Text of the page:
Author Topic: Smithsonian Standard Sample Preparation  (Read 5891 times)

Anette von der Handt

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Smithsonian Standard Sample Preparation
« on: November 20, 2013, 04:30:03 pm »
Ok, I have a question about mounting standards, specifically the Smithsonian mineral standards.

I have to replace one of our old standard blocks and use this as a chance to change to a more flexible system. For this I have a new holder that houses the standards in individual small brass tubes that I can switch in and out and polish individually. So far so good when it comes to the more generous sized standard grains in our collection. However, the mineral grains I got from the Smithsonian are barely visible to the eye.

I don't want to go through too many trial and error cycles and waste time and material. Therefore I would love to hear from others how they handle these tiny grains, specifically:

1) How do I get them best out of their plastic container? I have a problem with some that they are so tiny and cling to the sides. Are vacuum tweezers the answer?

2) What epoxy did you use? I am worried about the viscosity of the resin and the grains "swimming" up or away (we have PetroThin here in the lab). Pete McSwiggen once mentioned that he actually used a mixture of three different epoxies to deal with that which started me to ponder on it.

3) I usually use Scotch tape to keep my samples in place when I pour epoxy mounts. I am worried that the adherence will be too great for this grain size and that it will introduce too much of a surface relief. I have seen recommendations for Kapton double-sided tape as well as simple Post-it notes. Any preference?

So, any comments especially to the second question would be greatly appreciated.
« Last Edit: February 07, 2014, 02:36:00 pm by John Donovan »
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Gareth D Hatton

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Re: Smithsonian Standard Sample Preparation
« Reply #1 on: November 26, 2013, 12:45:30 am »
All of my Smithsonian samples came in gelatine capsules inside the plastic tubes.  I just used some very small tweezers to remove them.  I had a well lit bench with a small sheet of glass which I put strips of double sided sticky tape on.  I wrote on which standards were which and then placed them gently onto the tape.  After this I used some silicon tubing of about 3mm diameter and placed this over the sample (a short length of only 5mm).  This I had pre-labelled and then filled with Epofix using a small pipette.  It was very time consuming and I had to use a needle to move the bubbles from the sample.  When set I removed the tubes and had cylinders of resin containing my standards.  I pre-polished using a fine SiC paper and placed all of the samples, again labelled, into a mould and back filled with resin.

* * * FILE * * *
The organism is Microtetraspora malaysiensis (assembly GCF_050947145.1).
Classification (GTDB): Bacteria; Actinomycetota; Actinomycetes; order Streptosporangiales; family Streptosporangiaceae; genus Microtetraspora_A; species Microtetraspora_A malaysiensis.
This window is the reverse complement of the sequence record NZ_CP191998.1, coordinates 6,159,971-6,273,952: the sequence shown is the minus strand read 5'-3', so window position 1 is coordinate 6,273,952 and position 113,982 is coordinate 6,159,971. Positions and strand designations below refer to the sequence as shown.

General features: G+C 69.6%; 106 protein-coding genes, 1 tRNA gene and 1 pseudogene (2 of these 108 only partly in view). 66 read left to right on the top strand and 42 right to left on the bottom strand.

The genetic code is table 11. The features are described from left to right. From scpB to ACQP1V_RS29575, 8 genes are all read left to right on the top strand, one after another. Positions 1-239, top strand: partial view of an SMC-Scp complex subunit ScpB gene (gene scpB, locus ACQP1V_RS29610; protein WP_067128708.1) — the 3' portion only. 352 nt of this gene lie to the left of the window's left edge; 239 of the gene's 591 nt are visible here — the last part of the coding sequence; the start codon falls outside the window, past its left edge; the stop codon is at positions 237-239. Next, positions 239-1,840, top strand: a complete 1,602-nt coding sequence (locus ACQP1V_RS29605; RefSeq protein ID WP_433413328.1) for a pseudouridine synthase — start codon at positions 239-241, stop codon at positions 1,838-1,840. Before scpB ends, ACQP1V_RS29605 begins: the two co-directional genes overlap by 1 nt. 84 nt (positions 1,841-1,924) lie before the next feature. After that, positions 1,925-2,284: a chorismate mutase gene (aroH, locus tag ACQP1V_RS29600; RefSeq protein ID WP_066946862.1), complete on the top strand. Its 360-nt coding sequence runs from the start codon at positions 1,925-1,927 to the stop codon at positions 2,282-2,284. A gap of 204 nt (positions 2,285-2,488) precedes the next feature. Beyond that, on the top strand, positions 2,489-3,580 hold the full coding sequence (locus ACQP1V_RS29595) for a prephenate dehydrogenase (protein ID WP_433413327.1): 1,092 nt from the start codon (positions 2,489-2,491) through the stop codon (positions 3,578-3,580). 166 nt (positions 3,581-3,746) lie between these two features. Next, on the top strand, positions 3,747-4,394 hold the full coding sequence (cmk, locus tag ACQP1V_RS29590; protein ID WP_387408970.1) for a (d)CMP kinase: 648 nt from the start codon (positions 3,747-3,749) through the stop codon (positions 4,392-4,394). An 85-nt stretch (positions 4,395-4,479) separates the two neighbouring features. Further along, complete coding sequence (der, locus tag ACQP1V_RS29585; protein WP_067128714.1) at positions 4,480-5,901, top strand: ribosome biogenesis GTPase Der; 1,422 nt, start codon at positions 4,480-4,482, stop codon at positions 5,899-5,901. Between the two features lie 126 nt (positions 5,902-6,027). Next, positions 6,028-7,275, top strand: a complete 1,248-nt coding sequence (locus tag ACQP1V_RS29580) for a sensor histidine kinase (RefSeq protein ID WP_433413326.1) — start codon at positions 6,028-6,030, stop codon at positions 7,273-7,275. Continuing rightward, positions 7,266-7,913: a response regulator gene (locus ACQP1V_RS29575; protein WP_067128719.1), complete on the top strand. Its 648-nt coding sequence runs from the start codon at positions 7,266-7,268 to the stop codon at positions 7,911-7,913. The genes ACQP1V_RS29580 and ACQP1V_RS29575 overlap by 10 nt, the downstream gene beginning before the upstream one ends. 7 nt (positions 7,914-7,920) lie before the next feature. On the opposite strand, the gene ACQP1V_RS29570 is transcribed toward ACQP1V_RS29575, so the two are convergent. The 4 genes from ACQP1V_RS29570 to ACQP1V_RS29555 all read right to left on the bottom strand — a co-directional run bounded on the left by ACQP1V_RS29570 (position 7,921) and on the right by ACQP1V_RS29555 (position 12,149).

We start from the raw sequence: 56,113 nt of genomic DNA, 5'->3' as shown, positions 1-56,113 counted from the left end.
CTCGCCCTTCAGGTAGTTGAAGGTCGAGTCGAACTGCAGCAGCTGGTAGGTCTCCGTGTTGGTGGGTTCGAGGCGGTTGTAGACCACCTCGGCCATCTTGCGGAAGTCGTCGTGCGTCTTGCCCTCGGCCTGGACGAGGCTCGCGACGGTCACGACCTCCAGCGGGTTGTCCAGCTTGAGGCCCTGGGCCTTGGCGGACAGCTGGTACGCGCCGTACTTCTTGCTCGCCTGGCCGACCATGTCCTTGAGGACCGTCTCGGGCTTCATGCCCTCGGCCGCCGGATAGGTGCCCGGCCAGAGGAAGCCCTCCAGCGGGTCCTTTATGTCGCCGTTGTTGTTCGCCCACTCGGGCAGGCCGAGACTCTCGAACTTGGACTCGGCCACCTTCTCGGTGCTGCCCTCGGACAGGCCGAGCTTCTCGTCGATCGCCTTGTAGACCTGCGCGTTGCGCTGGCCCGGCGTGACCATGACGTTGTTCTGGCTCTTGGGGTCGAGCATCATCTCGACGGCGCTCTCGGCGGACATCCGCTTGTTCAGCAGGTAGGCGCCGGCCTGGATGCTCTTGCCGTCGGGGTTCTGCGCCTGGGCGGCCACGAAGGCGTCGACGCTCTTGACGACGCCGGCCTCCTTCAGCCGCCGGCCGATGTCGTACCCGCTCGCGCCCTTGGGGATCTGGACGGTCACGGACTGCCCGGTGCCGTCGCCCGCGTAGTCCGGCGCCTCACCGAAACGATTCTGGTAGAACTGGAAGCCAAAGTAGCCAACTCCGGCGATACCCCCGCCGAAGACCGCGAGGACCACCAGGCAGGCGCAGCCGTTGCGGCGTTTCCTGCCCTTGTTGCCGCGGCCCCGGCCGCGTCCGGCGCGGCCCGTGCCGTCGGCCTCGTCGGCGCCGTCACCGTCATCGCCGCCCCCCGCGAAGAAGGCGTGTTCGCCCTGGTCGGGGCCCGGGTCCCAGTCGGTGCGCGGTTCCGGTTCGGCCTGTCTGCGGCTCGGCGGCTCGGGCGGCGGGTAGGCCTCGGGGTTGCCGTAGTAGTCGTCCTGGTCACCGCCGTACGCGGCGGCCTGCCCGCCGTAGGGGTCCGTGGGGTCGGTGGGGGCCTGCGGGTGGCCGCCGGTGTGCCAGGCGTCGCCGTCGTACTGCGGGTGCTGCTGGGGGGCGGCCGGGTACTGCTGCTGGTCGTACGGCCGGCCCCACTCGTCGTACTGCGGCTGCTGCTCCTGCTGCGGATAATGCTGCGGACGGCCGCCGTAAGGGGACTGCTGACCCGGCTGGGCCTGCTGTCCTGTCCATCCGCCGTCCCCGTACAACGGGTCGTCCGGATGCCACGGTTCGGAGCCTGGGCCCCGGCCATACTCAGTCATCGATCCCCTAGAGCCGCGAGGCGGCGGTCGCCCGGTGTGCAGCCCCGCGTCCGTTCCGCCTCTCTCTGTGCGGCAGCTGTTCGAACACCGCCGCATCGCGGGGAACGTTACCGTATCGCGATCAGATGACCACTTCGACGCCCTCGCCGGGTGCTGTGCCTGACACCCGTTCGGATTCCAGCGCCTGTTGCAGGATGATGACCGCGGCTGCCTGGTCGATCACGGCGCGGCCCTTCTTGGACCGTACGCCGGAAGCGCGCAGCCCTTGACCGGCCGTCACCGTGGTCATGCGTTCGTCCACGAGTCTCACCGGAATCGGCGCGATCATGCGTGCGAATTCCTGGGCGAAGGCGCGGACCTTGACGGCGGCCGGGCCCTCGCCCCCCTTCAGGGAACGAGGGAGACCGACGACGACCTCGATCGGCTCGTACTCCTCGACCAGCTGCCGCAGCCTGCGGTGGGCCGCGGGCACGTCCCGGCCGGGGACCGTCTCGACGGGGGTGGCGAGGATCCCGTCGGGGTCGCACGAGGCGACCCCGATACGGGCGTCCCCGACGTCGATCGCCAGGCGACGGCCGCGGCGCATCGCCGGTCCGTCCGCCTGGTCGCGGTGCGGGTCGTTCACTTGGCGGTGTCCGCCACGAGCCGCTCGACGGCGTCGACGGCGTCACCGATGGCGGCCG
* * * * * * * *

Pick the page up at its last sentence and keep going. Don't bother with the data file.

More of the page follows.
Obviously this took a long time but I hope they give me many years of service.  I think if you used some silicon tube you could make the cylinders and then swap them out.  Keep the tube short though as it will not be true and this is likely to be worse as it gets longer.

Good luck.

Zack Gainsforth

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Re: Smithsonian Standard Sample Preparation
« Reply #2 on: June 27, 2014, 01:45:14 pm »
We used a similar protocol:

1) Pull the grain out using tweezers, or in the case of standards being prepared for TEM we used the electrostatic charge on a glass needle... (probably you don't need this for an SEM sample but if you want more detail ask).

2) Place it on the basin of a 1" silicone mold.

3) Mix some epofix and and put a drop or two on the grain.

This is how I handle grains swimming away.  One drop or two of epoxy from a pipette directly on the particle means that it stays put within a few tens of microns.  Then, if you add the first mm or two of epoxy to the mold slowly, just a few drops at a time from a pipette and circle around the grain then there is no shear at the grain and it doesn't move.  Once the epoxy is more than a mm or two thick, you can just pour (carefully).

4) Slowly pour the epofix in the rest of the way and then bake it.

We typically didn't have much trouble with bubbles.  But in cases where they are a problem, we solve it by cycling a few times in a vacuum chamber before fixing  (or remix the epoxy).  Too much vacuum though and epofix hardens inhomogenously!  I usually just use a few minutes.

It is better to avoid bubbles in the first place.  Pour the two components together using a glass rod so that one doesn't splash into the other.  Then mix the components carefully using a magnetic stir rod for much of the mixing.  To mix up the liquid at the top of the cup, use a glass rod, not a wooden stick.  You're basically trying to keep the surface unbroken so that there is no chance to incorporate air bubbles in the first place.

5) Polish.

6) Carbon coat.

Hope that's helpful!

Anette von der Handt

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Re: Smithsonian Standard Sample Preparation
« Reply #3 on: June 27, 2014, 02:00:48 pm »
Thank you both very much. That is incredibly helpful. I tackled various other tiny standards with a top-down mounting method* recommended by John Fournelle but have been gun shy for the Smithsonians. I will give this a try next.

* I got much better control for small samples and bubble avoidance by first filling the brass tube with epoxy, have it harden and then drill a new small hole. Then I fill the new hole with epoxy and the samples. This way they cannot sink lower than the new hole bottom and I have no issues with surface roughness from the tape etc. First results can be seen here: https://www.facebook.com/probelab